Tastemaker Wants To Make Interior Design More Affordable And Accessible

YCombinator-backed Tastemaker launches to the public in closed beta today, hoping to reach people who want to make professional home design a reality but previously thought it inaccessible due to excessive cost.

Like fellow YC startup Scoutzie, the Tastemaker marketplace functions by allowing users to submit a request for proposal, answering questions about their personal taste, budget and practical concerns like room dimensions.

Three vetted designers from the Tastemaker community then reply to the request within 48 hours, with ideas custom tailored to a user’s needs and a corresponding flat fee.

Users pick which proposal they like best and are then assigned a design concierge to help them walk through the process, with the option of having a design associate come to their home and survey the room personally. While they enter in payment information when they decide on a proposal, they don’t actually get charged until they’re satisfied with the work.

The “work” comes in the form of a carefully and artfully packaged “Tastemaker design box,” which includes drawings, paint swatches, floor plans and an itemized list of what to buy.

On average the detailed Tastemaker design plans cost between $600 to $2250 based on room size, compared to $5k through $10 you’d pay for a traditional interior designer. The startup is also working on models where the designers actually track down and buy the items for users.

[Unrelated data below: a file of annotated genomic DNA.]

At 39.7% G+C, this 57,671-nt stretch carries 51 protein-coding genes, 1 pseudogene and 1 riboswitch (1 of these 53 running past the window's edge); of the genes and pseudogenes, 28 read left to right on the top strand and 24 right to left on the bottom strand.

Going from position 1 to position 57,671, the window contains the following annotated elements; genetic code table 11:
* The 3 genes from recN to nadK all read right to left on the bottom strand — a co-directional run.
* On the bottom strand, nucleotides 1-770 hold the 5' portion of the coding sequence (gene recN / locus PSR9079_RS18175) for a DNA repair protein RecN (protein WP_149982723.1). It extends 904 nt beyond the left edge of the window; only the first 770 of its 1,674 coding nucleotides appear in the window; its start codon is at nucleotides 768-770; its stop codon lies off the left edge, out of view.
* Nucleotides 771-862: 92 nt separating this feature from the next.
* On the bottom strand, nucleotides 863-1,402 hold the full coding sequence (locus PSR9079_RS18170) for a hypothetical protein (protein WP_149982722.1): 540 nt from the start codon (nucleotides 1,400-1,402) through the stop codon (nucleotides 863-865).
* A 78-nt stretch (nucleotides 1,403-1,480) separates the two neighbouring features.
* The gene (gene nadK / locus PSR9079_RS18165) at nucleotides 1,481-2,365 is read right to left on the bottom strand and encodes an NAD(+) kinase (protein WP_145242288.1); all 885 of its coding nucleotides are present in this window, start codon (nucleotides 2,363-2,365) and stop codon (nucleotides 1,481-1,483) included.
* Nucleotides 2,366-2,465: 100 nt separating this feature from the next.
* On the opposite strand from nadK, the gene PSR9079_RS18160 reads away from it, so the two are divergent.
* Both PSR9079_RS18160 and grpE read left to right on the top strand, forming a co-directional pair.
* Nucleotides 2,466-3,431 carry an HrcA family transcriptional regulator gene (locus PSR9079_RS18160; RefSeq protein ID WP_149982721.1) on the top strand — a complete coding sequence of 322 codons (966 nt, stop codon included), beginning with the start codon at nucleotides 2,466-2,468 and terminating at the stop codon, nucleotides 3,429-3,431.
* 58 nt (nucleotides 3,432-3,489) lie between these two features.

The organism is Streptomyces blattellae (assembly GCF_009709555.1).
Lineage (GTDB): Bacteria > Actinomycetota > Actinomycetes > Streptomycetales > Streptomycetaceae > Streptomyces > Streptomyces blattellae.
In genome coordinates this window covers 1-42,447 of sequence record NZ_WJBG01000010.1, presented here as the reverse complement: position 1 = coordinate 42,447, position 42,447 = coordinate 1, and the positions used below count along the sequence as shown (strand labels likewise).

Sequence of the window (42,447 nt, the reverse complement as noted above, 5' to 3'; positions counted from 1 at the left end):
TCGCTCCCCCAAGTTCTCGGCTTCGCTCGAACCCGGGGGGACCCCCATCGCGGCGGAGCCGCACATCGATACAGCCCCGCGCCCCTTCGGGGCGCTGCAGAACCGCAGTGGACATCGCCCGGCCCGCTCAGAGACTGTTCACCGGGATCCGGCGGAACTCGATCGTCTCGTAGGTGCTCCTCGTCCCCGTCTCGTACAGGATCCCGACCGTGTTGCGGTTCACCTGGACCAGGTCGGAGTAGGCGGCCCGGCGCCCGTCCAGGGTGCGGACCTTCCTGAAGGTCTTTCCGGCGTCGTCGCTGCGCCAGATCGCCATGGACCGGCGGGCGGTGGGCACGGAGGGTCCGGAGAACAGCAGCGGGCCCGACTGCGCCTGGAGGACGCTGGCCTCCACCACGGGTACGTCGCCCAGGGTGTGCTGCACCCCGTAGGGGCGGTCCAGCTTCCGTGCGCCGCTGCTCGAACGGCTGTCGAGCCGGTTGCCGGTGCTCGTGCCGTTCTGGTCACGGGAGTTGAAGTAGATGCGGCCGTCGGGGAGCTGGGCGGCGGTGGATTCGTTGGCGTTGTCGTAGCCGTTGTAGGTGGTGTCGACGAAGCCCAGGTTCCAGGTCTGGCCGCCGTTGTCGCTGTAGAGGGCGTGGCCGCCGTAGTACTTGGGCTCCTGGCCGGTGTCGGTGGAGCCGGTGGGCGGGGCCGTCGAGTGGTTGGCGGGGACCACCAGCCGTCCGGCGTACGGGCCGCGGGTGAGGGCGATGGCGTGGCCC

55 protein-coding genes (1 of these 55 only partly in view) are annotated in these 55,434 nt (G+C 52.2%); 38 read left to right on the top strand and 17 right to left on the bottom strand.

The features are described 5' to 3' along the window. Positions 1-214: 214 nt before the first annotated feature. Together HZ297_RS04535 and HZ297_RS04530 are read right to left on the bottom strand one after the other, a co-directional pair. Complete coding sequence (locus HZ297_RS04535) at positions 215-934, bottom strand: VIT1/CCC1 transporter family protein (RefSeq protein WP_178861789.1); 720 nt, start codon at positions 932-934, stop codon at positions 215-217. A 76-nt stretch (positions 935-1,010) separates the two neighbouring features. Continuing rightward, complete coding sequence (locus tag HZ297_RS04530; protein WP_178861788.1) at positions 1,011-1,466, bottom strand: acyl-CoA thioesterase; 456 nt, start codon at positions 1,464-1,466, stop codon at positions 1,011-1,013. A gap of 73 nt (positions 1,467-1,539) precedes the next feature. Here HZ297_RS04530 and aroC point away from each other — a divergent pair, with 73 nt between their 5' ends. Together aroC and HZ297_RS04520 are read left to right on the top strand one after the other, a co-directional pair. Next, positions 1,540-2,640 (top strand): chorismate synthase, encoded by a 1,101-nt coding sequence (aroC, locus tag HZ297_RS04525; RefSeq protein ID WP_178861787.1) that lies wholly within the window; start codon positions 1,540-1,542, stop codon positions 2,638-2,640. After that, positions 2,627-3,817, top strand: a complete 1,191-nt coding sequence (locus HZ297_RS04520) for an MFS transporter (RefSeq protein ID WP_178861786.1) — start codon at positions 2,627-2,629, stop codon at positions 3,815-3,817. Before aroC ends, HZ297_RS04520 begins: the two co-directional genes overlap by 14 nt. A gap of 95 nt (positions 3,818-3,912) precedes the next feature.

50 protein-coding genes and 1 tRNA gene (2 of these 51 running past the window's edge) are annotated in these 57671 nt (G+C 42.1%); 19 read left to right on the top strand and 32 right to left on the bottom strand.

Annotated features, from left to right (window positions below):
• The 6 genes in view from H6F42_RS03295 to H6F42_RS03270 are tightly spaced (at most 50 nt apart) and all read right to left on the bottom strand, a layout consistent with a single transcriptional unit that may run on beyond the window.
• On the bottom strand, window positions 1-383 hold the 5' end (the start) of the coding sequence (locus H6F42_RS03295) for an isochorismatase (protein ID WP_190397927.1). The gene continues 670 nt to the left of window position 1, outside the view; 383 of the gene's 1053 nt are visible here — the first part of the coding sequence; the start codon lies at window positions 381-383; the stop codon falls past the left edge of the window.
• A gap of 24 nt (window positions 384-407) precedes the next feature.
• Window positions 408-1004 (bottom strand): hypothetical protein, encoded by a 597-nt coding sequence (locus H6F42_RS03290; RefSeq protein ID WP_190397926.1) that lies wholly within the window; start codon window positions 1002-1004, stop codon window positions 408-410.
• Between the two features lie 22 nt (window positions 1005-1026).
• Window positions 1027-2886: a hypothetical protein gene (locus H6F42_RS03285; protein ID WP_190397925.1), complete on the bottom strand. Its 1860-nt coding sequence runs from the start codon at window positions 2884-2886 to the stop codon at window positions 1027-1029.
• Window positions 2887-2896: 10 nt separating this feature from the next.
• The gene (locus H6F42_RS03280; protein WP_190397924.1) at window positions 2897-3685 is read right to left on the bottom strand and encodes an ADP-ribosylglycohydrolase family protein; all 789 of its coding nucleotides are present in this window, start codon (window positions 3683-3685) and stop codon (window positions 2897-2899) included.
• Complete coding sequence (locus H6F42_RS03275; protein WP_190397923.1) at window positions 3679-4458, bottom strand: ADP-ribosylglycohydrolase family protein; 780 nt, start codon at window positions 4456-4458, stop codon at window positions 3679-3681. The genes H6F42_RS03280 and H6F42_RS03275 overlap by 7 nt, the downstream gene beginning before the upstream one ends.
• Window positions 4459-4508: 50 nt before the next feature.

“Most of our customers are ‘decorating virgins,'” Tastemaker co-founder Joe Fraiman tells me,”and they don’t know what to expect from hiring an interior decorator.  We have to educate them and it’s challenging to do that in a fun and appealing way.”

The startup, which monetizes by taking a cut of the design fees, eventually wants to get to the point where it does everything for the end-user. It also, interestingly enough, wants to expand conceptually, eventually pairing up interior design hobbyists like myself with people who want a tasteful yet inexpensive take on their living spaces, taking home design to the (next) grassroots level.

“We want to allow regular people to get the home makeovers they see on TV for a reasonable price,” says Fraiman, who likens the site to a more democratic and project-focused Houzz, “We hope to provide a source of endless on-demand work for skilled decorators who want to freelance; Professionals or people like you who just love home design and have the talent to do it.”

Tastemaker is currently letting users in 10 at a time, but TechCrunch readers who want to be skipped to the front of the line can sign up with this link.